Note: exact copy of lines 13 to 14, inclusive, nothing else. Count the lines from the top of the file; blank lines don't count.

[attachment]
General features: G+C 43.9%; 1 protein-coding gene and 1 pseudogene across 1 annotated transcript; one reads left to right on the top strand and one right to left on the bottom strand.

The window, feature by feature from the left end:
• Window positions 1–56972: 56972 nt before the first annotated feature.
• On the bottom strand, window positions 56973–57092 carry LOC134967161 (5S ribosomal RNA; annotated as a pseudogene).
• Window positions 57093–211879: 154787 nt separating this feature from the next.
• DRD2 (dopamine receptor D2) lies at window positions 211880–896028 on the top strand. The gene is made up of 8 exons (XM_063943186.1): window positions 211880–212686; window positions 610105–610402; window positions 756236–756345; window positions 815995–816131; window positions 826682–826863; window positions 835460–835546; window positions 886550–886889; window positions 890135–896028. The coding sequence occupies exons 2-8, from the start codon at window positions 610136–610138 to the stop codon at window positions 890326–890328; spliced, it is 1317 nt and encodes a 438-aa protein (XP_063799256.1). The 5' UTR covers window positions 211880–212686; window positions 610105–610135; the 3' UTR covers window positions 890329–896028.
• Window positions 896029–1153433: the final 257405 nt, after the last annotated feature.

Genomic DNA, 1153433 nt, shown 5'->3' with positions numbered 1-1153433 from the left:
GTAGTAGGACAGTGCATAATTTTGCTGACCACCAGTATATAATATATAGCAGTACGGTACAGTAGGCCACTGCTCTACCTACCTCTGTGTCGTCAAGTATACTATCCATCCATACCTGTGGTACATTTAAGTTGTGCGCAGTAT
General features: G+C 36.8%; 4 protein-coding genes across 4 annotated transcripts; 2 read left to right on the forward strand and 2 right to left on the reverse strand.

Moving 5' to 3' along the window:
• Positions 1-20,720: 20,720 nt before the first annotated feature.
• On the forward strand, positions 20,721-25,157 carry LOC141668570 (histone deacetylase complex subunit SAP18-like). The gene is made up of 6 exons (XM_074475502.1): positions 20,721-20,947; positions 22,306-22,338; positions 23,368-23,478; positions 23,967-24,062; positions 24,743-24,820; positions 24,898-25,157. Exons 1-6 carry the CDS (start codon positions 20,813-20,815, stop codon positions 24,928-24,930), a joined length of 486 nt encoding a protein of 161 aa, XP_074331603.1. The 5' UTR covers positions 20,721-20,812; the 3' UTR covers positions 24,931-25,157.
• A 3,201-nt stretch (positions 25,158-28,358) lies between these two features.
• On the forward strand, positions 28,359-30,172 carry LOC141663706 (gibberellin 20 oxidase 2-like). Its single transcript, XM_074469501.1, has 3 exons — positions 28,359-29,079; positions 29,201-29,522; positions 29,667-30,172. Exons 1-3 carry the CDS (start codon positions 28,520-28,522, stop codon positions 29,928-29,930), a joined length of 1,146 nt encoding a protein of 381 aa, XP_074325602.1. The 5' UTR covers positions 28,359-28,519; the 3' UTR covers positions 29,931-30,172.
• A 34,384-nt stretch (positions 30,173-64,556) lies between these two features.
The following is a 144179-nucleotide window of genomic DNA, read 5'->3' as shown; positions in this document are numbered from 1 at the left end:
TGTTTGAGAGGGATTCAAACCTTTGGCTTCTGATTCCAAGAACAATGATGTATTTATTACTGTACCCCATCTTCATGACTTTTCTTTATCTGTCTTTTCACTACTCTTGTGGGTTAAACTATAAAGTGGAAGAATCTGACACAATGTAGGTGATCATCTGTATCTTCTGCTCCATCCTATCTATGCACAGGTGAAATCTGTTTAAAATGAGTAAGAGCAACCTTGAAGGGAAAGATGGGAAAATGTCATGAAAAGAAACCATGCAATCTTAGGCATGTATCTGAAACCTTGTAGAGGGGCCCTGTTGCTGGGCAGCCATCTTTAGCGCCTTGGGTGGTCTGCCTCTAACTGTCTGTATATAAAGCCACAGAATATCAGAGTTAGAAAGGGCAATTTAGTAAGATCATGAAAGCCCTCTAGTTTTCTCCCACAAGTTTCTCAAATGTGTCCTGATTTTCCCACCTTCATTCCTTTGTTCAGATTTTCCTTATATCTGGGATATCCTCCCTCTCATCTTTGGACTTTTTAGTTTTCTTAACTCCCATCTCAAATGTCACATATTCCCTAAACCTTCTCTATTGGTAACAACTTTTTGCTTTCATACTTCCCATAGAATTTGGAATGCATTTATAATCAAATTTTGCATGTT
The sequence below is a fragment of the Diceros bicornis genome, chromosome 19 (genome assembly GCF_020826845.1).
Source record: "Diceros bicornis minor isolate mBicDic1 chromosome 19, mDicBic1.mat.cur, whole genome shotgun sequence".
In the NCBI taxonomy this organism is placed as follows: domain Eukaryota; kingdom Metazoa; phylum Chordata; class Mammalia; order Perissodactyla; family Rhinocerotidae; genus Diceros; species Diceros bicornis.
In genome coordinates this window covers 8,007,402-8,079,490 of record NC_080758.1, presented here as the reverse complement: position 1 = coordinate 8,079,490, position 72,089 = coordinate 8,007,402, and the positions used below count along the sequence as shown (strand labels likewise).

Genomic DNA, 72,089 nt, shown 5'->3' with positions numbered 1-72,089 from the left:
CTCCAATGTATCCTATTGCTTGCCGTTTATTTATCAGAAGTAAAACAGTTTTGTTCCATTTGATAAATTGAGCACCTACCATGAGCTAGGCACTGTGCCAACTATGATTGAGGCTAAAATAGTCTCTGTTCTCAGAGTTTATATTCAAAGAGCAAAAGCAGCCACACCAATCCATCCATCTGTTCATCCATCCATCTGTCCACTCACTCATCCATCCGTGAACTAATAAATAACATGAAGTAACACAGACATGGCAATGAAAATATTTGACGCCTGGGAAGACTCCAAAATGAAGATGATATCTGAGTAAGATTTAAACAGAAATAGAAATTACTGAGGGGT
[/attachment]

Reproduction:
• On the forward strand, positions 20,721-25,157 carry LOC141668570 (histone deacetylase complex subunit SAP18-like). The gene is made up of 6 exons (XM_074475502.1): positions 20,721-20,947; positions 22,306-22,338; positions 23,368-23,478; positions 23,967-24,062; positions 24,743-24,820; positions 24,898-25,157. Exons 1-6 carry the CDS (start codon positions 20,813-20,815, stop codon positions 24,928-24,930), a joined length of 486 nt encoding a protein of 161 aa, XP_074331603.1. The 5' UTR covers positions 20,721-20,812; the 3' UTR covers positions 24,931-25,157.
• A 3,201-nt stretch (positions 25,158-28,358) lies between these two features.